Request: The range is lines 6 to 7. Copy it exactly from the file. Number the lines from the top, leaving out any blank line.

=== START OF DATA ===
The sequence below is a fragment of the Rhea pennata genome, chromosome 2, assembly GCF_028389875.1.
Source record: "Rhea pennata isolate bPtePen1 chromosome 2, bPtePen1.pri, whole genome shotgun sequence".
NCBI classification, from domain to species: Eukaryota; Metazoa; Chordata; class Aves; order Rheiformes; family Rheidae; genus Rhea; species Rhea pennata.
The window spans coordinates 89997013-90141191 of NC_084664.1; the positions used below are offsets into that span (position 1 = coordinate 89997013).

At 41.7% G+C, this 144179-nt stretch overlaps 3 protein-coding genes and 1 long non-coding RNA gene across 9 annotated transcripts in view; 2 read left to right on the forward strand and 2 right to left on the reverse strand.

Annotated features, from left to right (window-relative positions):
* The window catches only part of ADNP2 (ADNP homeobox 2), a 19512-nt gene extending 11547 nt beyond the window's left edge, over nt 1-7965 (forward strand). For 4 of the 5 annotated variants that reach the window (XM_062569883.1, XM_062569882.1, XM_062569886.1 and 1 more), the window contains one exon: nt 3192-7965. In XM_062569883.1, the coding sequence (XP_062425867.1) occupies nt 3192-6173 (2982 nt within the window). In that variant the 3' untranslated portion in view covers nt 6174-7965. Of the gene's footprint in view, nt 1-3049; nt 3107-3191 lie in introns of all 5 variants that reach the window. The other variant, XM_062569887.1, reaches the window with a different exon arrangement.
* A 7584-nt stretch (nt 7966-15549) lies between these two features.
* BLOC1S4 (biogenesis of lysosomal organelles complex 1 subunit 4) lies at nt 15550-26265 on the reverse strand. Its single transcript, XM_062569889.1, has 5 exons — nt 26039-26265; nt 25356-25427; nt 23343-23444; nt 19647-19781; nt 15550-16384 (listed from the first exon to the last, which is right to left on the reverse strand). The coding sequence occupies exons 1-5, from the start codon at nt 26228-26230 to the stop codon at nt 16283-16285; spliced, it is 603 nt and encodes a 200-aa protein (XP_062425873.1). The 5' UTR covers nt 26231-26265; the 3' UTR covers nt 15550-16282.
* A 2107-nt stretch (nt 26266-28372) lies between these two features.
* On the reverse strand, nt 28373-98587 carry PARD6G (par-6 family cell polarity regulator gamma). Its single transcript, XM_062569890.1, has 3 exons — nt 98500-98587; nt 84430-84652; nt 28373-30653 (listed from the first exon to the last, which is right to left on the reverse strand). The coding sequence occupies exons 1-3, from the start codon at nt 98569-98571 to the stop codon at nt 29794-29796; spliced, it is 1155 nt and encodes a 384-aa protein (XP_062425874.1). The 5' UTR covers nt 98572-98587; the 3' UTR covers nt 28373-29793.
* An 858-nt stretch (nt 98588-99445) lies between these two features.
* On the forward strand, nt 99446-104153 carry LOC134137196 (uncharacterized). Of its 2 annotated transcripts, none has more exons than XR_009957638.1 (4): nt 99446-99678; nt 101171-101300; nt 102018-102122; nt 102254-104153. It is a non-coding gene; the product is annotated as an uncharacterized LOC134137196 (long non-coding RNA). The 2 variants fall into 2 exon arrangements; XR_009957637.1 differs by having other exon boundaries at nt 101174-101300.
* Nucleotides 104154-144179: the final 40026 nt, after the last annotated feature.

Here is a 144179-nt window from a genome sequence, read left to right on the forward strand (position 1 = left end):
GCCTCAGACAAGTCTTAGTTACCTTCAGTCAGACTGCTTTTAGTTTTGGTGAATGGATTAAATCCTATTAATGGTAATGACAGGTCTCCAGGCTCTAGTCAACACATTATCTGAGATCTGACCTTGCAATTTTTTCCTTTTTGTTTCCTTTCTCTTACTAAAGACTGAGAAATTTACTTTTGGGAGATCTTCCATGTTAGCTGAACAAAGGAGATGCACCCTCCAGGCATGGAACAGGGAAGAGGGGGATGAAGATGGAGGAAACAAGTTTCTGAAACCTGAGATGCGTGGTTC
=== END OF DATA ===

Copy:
Annotated features, from left to right (window-relative positions):
* The window catches only part of ADNP2 (ADNP homeobox 2), a 19512-nt gene extending 11547 nt beyond the window's left edge, over nt 1-7965 (forward strand). For 4 of the 5 annotated variants that reach the window (XM_062569883.1, XM_062569882.1, XM_062569886.1 and 1 more), the window contains one exon: nt 3192-7965. In XM_062569883.1, the coding sequence (XP_062425867.1) occupies nt 3192-6173 (2982 nt within the window). In that variant the 3' untranslated portion in view covers nt 6174-7965. Of the gene's footprint in view, nt 1-3049; nt 3107-3191 lie in introns of all 5 variants that reach the window. The other variant, XM_062569887.1, reaches the window with a different exon arrangement.